You don’t need tons of props and equipment to get fit. Simple exercises using only your body weight can help you achieve strength gains, boost your cardiovascular fitness and strengthen you bones. Plus, you can do them anywhere – at home, on the beach, maybe even in the office!
Here are my 3 fave bodyweight training exercises and tips on how to do them properly.
Everyone I know who does squats has a love-hate relationship with them. We grit our teeth and curse silently while we’re doing them (not to mention the next-day soreness!) but oh how we love how they lift & firm our backsides!
Squats mimic a whole lot of movement patterns we use in our lives: think of lifting yourself out of a seated position without using your hands. Young children squat often during play. Many people in the world squat instead of sitting on a toilet. Westerners tend to lose our ability to squat as we become adults, mainly because we stop doing it.
Nicknamed the King of Exercises for good reasons, almost every major muscle group is used during a squat. Doing them will strengthen your muscles but also your bones (even your knees!). Many fitness professionals agree that the squat gives the most bang for buck.
The superior squat
- Stand with your feet hip width apart and parallel.
- Lift your arms to shoulder height, and engage your core.
- Keeping your spine neutral and chest lifted, bend at your hips and send your butt behind you. Your hips should go back as your knees bend. Keep your weight in your heels and your knees over the middle of your foot, and bring your hips no lower than your knees.
- Return to standing by engaging your glutes and pushing through your heels. Lower your arms by your sides as you rise.
Make it easier by lowering only halfway. Make it harder by holding dumbbells, or standing on a BoSu.
If the squat is the King of Exercises, the plank must be the Queen. Planks work multiple muscle groups, but the deep muscles of the core really do most of the work. Planks improve your posture, build upper body strength, even make you a better walker or runner. There’s endless variations for any fitness level.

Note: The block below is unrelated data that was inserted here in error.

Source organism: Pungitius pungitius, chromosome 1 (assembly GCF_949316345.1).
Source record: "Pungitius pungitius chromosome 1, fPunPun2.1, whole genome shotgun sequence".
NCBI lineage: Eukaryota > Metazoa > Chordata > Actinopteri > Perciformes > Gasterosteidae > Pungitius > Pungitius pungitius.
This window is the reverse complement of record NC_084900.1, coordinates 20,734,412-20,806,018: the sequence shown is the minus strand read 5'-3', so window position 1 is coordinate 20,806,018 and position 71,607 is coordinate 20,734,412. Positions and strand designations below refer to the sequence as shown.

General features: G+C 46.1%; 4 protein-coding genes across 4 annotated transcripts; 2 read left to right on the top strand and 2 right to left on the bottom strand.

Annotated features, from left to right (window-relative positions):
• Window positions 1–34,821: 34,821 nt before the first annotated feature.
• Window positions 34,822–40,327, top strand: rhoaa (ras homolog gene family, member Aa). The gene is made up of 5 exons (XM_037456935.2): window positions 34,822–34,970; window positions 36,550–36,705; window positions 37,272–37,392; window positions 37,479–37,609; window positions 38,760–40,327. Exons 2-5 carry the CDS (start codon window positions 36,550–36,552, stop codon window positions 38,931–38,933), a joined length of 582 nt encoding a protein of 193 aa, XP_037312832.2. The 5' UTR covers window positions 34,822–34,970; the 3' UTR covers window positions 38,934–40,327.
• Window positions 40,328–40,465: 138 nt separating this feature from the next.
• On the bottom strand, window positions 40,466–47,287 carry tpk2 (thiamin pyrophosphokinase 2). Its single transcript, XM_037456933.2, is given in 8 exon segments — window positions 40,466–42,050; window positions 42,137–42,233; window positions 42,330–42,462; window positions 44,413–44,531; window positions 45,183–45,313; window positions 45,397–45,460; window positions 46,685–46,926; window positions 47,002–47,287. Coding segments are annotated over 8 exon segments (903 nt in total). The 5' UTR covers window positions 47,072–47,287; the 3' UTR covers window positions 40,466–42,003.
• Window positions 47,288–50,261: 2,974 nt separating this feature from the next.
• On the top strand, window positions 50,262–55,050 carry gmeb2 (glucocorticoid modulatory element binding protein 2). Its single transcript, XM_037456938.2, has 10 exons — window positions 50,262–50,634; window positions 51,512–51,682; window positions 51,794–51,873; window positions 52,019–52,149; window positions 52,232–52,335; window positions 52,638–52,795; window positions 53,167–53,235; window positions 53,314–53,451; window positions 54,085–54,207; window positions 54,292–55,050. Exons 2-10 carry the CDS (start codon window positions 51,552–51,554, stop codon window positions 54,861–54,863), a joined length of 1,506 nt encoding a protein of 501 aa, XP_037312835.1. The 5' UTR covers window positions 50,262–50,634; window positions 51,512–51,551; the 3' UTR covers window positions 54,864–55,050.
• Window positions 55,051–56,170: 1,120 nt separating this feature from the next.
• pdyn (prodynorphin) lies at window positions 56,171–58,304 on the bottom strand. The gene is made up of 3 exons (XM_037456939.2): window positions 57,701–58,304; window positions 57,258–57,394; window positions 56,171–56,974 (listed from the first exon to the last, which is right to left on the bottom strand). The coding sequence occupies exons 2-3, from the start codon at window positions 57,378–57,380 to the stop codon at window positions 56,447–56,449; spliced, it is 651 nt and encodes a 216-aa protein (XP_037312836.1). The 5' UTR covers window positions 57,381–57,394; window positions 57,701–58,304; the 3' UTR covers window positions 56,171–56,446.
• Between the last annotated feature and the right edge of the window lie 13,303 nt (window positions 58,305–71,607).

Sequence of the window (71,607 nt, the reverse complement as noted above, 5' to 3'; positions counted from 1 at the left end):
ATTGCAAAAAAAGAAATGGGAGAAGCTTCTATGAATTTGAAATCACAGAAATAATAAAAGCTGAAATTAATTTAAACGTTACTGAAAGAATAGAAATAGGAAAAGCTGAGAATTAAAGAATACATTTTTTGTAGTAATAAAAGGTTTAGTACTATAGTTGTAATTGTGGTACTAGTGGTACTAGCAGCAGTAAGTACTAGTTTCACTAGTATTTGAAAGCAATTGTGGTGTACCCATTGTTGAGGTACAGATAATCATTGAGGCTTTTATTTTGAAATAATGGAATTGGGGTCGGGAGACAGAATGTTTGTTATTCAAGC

The perfect plank
- Begin your plank on all fours, hands under shoulders and knees under hips. Find a neutral spine and engage your core.
- Lift your knees and extend your legs back until they are straight, with toes tucked under.
- Keep your head in line with your spine by looking about a foot past your hands. Keep your core tight and spine neutral, and hold until you can no longer keep form.
Make it easier by lowering to forearms, or bringing your knees to the floor. Make it harder by lifting one leg at a time or adding a push up.
Bridge corrects your posture, strengthens your core and challenges your balance. It’s a staple pose in both Yoga and Pilates, although there are variations in the two versions. A Yoga bridge requires you to lift your rib cage into a backbend (nice for undoing the deleterious effects of sitting), while the Pilates version works your glutes, core, low back and hamstrings by pressing your hips to the ceiling. I’ll be describing more of a Pilates bridge here.
The best bridge
- Lie down on your back, on a padded surface like a yoga mat. Bend your knees and keep your feet hip distance apart.
- Walk your heels close to your hips and press your arms into the floor by your sides.
- Keep a neutral spine as you engage your abs and lift your hips toward the ceiling. Press into your feet and reach your tailbone toward your knees. Firm, but don’t harden, your buttocks.
- Hold the pose for an inhale, and exhale to lower to the starting position.
Make it easier by curling your spine up and down one bone at a time. Make it harder by lifting one leg at a time in the top position.
Very nice Christie. Easy to follow and well written!